In 1792, New York City and other U.S. cities celebrated the 300th anniversary of his landing in the New World. In 1892, President Benjamin Harrison called upon the people of the United States to celebrate Columbus Day on the 400th anniversary of the event. During the four hundredth anniversary, in 1892, teachers, preachers, poets and politicians used Columbus Day rituals to teach ideals of patriotism. These patriotic rituals were framed around themes such as support for war, citizenship boundaries, the importance of loyalty to the nation, and celebrating social progress.
Catholic immigration in the mid-19th century induced discrimination from anti-immigrant activists such as the Ku Klux Klan. Like many other struggling immigrant communities, Catholics developed organizations to fight discrimination and provide insurance for the struggling immigrants. One such organization, the Knights of Columbus, chose that name in part because it saw Christopher Columbus as a fitting symbol of Catholic immigrants' right to citizenship: one of their own, a fellow Catholic, had discovered America.
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To be sure your benefits are properly recorded, please advise the association when you change your name or address. If you receive inaccurate membership cards or other correspondence, we want to know. We do not mind reissuing membership cards.
Apple juice may curb Alzheimer's symptoms.
During a study, twenty-one adults (ages 72 to 93) with moderate-to-servere Alzheimer's disease who consumed eight ounces of apple juice daily for one month showed a 27% improvement in behavioral and psychotic symtoms (including decreased anxiety, agitation and delusions). Theory: Apple juice may boost production of the neurotransmitter acetylcholine, which declines as a result of Alzheimer's. If a loved one suffers from Alzheimer's: In addition to giving prescribed medications, try serving apple juice to enhance his/her comfort.
Cinnamon can help you stay focused. It speeds the rate at which the brain processes visual cues. Try chewing cinnamon flavored gum before doing something that will require quick responses, such as playing tennis. To make cinnamon a regular part of you diet, sprinkle one teaspoon of it on oatmeal or cereal at breakfast.
Mineral water may help lower blood pressure. A recent finding shows that after drinking one liter of mineral water per day for one month, people between the ages of 43 and 64 with borderline hypertension (high blood pressure) experienced a significant decrease in blood pressure. The theory is that most mineral waters contain significant amounts of magnesium and calcium, both of which help to reduce blood pressure.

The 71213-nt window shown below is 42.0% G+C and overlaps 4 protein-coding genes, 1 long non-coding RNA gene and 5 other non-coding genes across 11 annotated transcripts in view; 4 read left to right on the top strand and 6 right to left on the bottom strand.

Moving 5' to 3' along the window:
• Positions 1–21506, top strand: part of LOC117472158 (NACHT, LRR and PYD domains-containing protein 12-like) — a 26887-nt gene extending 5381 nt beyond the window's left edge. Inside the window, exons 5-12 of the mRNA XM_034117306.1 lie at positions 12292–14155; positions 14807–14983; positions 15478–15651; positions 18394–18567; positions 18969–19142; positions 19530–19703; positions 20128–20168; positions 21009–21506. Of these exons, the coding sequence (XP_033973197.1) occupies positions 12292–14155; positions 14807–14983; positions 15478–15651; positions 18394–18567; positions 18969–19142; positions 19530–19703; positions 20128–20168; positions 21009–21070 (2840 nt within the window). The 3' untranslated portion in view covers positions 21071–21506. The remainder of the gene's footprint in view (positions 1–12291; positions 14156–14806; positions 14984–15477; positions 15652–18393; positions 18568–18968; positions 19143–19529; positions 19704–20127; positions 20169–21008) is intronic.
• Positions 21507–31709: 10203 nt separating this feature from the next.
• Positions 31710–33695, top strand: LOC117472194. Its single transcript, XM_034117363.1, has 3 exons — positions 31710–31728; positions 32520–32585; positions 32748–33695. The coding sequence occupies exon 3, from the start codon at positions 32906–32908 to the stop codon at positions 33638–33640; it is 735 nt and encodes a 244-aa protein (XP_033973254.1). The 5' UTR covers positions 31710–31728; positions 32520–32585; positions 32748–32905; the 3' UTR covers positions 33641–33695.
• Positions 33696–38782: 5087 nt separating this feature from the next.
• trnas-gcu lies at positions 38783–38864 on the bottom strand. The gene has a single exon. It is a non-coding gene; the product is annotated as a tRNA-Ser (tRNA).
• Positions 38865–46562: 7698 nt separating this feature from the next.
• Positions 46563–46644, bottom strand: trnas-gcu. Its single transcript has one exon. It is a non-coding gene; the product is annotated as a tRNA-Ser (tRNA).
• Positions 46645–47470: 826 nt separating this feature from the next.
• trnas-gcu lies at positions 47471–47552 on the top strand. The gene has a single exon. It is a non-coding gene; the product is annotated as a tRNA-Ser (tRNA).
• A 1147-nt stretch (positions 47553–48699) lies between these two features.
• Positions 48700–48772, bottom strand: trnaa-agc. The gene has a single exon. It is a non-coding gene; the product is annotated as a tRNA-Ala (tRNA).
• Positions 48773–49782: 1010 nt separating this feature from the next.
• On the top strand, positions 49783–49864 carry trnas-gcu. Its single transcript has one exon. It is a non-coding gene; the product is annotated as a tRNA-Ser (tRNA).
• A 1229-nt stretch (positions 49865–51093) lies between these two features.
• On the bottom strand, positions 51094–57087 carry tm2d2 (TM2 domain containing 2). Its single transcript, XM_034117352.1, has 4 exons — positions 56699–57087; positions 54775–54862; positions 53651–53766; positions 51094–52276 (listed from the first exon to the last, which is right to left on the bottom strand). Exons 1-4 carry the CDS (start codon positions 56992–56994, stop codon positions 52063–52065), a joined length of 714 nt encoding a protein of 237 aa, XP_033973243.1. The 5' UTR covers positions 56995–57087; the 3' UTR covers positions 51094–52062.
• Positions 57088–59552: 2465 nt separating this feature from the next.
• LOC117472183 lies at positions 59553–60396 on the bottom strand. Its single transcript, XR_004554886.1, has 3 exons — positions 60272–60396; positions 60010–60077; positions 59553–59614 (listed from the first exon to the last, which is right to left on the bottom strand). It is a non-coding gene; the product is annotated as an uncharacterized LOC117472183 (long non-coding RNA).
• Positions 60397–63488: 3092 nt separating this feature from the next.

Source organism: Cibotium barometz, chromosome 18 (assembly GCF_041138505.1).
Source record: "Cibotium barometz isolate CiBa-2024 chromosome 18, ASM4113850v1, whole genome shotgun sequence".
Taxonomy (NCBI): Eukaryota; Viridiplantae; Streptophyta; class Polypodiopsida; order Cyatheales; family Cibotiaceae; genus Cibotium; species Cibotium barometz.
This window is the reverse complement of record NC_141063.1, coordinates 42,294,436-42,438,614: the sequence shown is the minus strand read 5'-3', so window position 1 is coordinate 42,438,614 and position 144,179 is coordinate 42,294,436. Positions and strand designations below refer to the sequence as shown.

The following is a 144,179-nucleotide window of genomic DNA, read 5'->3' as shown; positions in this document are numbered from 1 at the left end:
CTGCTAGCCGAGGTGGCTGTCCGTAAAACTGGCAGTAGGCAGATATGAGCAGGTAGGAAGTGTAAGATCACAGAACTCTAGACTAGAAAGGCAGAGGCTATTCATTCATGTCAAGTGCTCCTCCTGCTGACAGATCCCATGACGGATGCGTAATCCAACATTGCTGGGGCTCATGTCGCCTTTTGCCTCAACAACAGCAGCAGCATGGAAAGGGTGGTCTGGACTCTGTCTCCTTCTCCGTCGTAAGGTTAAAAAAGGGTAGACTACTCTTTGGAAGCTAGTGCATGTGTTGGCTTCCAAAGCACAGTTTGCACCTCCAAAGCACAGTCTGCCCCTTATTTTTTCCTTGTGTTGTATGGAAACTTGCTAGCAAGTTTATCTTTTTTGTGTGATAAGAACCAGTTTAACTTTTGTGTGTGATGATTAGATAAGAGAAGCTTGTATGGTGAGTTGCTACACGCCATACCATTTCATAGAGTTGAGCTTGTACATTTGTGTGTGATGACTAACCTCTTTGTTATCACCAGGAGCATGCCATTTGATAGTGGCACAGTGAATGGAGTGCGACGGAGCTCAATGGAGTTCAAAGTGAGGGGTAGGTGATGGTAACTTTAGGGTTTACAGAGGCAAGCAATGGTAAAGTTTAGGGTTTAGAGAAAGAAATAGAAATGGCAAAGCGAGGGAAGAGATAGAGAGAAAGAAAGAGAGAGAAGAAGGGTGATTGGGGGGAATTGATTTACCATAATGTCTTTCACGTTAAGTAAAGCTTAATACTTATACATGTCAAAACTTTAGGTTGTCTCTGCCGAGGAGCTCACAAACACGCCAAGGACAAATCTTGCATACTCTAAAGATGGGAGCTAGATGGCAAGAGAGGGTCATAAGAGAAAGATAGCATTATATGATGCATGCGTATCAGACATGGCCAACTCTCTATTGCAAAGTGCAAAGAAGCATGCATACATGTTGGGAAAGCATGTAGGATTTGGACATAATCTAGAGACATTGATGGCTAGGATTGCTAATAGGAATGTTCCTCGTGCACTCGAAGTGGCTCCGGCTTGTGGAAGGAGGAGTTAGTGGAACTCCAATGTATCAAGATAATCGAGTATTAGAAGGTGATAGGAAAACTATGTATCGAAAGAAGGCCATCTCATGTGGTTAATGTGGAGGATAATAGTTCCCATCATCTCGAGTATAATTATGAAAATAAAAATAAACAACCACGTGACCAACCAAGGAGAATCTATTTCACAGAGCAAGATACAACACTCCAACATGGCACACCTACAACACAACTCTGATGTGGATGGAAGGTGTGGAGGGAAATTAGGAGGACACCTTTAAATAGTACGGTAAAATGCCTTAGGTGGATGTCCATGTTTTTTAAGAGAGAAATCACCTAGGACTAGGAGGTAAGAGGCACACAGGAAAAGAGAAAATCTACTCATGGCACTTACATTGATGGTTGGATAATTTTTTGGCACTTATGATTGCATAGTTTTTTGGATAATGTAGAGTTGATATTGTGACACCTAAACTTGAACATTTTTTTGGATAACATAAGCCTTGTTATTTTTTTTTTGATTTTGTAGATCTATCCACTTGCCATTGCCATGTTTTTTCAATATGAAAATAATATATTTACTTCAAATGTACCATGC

Today's Halloween Traditions
The American Halloween tradition of "trick-or-treating" probably dates back to the early All Souls' Day parades in England. During the festivities, poor citizens would beg for food and families would give them pastries called "soul cakes" in return for their promise to pray for the family's dead relatives. The distribution of soul cakes was encouraged by the church as a way to replace the ancient practice of leaving food and wine for roaming spirits. The practice, which was referred to as "going a-souling" was eventually taken up by children who would visit the houses in their neighborhood and be given ale, food, and money.
The tradition of dressing in costume for Halloween has both European and Celtic roots. Hundreds of years ago, winter was an uncertain and frightening time. Food supplies often ran low and, for the many people afraid of the dark, the short days of winter were full of constant worry. On Halloween, when it was believed that ghosts came back to the earthly world, people thought that they would encounter ghosts if they left their homes. To avoid being recognized by these ghosts, people would wear masks when they left their homes after dark so that the ghosts would mistake them for fellow spirits. On Halloween, to keep ghosts away from their houses, people would place bowls of food outside their homes to appease the ghosts and prevent them from attempting to enter.
How did pumpkins get in the act? No one knows! But most probably, pumpkins replaced turnips, which is the vegetable people used to carve during the ancient new year festival.
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Annual dues are $10 per year. Discounts apply for multiple year memberships: 3 years for $25 and 5 years for $40. Like memberships are available based on the age of the member at the time of the Life conversion. A Life Membership is exempt of dues increase and covers both the member and the spouse.
We are a non-political military association organized in 1970 to secure quality benefits for our members at rates only available to groups. Qualified retired and active members of the United States armed forces and related departments may join.
Membership benefits include discounts and perks, self-help and financial calculators, time-savings and educational resources, along with TRICARE Supplement, CHAMPVA Supplement and other insurance products.
RAUS is partnering with other organizations to establish a long term win-win relationship based on mutual benefits and information available to military families.
For more information, visit our website at www.raushome.com.
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Retired Association for the Uniformed Services, Inc.